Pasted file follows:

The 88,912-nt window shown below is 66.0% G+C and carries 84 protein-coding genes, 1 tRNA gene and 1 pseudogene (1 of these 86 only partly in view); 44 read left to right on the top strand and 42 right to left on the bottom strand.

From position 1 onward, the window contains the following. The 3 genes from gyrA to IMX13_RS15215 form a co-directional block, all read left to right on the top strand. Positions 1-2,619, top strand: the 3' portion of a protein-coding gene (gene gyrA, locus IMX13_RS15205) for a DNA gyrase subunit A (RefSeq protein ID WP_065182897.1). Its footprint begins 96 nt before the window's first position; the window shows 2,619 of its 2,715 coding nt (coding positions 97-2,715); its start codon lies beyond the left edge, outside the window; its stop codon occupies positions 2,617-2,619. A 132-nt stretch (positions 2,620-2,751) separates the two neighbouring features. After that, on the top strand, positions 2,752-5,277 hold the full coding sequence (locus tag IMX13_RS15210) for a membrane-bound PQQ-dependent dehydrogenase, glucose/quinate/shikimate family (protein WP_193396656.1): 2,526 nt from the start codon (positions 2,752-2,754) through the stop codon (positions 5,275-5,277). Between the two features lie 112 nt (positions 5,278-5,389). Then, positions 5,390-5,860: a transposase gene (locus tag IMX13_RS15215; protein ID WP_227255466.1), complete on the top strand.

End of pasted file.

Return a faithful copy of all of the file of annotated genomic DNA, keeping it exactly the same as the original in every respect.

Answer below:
The 88,912-nt window shown below is 66.0% G+C and carries 84 protein-coding genes, 1 tRNA gene and 1 pseudogene (1 of these 86 only partly in view); 44 read left to right on the top strand and 42 right to left on the bottom strand.

From position 1 onward, the window contains the following. The 3 genes from gyrA to IMX13_RS15215 form a co-directional block, all read left to right on the top strand. Positions 1-2,619, top strand: the 3' portion of a protein-coding gene (gene gyrA, locus IMX13_RS15205) for a DNA gyrase subunit A (RefSeq protein ID WP_065182897.1). Its footprint begins 96 nt before the window's first position; the window shows 2,619 of its 2,715 coding nt (coding positions 97-2,715); its start codon lies beyond the left edge, outside the window; its stop codon occupies positions 2,617-2,619. A 132-nt stretch (positions 2,620-2,751) separates the two neighbouring features. After that, on the top strand, positions 2,752-5,277 hold the full coding sequence (locus tag IMX13_RS15210) for a membrane-bound PQQ-dependent dehydrogenase, glucose/quinate/shikimate family (protein WP_193396656.1): 2,526 nt from the start codon (positions 2,752-2,754) through the stop codon (positions 5,275-5,277). Between the two features lie 112 nt (positions 5,278-5,389). Then, positions 5,390-5,860: a transposase gene (locus tag IMX13_RS15215; protein ID WP_227255466.1), complete on the top strand.